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s if to herald the green itself, church bells and carillons regularly sound over New Haven's gracious and amply proportioned green in the center of town. A distinctive presence for more than 350 years, the New Haven Green not only serves as a focal point of religious, civic, and commercial activity in this coastal town on Long Island Sound, but as a relic of the oldest formally planned community in America.

  Settlement of the mercantile port began in 1638 by a company of English colonists who came from London via Boston under the leadership of the merchant Theophilus Eaton and the Reverend John Davenport, a Puritan minister. The new town, originally called Quinnipiac, was laid out by 1641 on a nine-square grid a plan reminiscent of ancient Roman military camps covering an area measuring a half-mile square. While the eight surrounding squares were divided into house lots, the center square was reserved for the green. This common land was the site of the first meetinghouse and a burying ground. Because New Haven was envisioned as a thriving commercial port, however, the green was also conceived as a trade center and town square, and was in fact known as "the market place" into the 1700s. It contained the town's watch house (built by 1645), the jail, and the first school, all of which are believed to have been located near the corner of present-day College and Elm streets.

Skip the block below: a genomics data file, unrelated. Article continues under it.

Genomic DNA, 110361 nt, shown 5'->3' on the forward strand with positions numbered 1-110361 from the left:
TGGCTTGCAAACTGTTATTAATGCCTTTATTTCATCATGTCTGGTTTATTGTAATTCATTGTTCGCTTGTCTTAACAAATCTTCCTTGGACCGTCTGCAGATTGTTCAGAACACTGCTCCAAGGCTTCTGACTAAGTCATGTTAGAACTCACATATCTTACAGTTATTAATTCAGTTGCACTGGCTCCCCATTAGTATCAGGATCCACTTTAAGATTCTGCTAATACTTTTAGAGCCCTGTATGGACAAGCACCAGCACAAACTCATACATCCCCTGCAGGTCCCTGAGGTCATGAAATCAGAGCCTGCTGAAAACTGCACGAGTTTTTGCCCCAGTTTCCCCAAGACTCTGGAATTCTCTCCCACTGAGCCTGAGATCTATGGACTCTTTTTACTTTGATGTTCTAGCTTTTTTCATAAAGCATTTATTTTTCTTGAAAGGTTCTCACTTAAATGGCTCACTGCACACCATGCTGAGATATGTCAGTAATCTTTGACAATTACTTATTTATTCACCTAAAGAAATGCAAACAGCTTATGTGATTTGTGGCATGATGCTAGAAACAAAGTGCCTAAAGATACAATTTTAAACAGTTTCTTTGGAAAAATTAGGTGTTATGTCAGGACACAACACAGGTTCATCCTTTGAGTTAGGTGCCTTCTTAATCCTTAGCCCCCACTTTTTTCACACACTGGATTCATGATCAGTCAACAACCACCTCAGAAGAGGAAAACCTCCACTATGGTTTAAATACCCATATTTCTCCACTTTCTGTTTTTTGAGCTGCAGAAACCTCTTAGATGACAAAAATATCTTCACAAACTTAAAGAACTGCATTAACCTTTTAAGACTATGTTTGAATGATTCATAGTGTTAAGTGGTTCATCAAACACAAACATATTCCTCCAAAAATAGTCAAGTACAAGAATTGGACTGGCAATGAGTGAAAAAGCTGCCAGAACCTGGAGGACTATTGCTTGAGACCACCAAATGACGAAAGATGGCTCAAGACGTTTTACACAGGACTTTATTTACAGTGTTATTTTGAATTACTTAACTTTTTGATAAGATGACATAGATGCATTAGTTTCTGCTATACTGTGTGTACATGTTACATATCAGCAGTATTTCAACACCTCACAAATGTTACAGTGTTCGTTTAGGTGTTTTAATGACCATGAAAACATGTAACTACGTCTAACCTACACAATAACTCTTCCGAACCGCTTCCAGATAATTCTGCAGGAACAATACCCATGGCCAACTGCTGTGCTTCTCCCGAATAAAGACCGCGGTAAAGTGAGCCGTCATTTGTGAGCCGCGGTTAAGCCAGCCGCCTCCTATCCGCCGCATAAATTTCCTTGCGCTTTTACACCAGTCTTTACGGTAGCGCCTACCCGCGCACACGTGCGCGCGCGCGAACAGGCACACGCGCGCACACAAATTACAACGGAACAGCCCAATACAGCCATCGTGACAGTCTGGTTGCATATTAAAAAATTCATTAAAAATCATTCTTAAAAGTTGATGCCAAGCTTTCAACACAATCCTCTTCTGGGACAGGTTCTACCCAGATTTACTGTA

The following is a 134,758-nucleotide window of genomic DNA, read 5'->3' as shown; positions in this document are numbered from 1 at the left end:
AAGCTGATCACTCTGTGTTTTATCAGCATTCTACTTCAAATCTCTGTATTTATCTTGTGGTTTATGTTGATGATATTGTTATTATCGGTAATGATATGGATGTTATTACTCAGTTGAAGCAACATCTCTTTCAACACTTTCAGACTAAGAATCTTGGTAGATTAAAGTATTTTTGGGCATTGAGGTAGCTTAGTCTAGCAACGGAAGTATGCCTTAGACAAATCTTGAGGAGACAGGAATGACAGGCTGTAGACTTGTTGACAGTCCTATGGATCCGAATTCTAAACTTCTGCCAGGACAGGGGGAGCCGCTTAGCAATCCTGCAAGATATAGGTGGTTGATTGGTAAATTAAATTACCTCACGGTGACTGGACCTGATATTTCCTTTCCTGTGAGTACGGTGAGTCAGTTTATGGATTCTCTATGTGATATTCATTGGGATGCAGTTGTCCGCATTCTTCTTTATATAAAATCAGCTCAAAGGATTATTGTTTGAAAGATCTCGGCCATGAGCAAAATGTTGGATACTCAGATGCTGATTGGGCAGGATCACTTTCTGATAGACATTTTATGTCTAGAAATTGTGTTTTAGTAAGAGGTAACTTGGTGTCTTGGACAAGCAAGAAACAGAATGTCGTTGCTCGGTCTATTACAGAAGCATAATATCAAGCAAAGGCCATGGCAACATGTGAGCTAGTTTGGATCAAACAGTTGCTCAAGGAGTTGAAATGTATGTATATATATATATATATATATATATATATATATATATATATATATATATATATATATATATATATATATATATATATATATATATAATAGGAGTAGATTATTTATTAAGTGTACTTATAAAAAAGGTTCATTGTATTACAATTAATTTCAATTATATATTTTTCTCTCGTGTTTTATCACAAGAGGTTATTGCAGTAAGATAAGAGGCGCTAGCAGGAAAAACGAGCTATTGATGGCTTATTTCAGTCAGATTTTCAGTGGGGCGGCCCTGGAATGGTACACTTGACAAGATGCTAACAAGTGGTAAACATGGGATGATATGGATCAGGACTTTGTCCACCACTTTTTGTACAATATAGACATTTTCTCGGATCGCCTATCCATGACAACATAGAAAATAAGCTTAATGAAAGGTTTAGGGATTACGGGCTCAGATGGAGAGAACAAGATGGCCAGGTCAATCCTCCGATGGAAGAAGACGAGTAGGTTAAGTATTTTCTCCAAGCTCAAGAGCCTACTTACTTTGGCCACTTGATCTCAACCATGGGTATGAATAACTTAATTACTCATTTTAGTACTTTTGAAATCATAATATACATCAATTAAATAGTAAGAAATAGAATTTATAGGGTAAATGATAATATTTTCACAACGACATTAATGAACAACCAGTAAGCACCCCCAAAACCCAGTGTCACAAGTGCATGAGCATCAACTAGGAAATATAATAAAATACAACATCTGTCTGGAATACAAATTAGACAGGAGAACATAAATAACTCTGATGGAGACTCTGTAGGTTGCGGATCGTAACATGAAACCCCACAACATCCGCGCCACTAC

A series of improvements to the New Haven Green indicate that the common was regarded by townspeople as an important asset early in its history. Grass was planted by 1654, and shade trees, including elms and sycamores, were added by the 1750s. Institutional architecture was another attribute: after New Haven was declared co-capital, with Hartford, of the Colony of Connecticut in 1701, the Connecticut State House (1717) was built on the green's northwest side.

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Diploma Awarded by the New Haven County Agricultural Society, lithograph by Endicott, New York, 1843. Courtesy of the New Haven Colony Historical Society, New Haven, Connecticut.    >>Get More Info

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A Plan of the Town of New Haven With All the Buildings in 1748, Taken by Hon Gen. Wadsworth, hand-colored engraving by Thomas Kensett, 1806. Courtesy of the New Haven Colony Historical Society, New Haven, Connecticut.

Although not published until 1806, this map depicts a survey made in 1748 and clearly shows the nine-square plan of the city.


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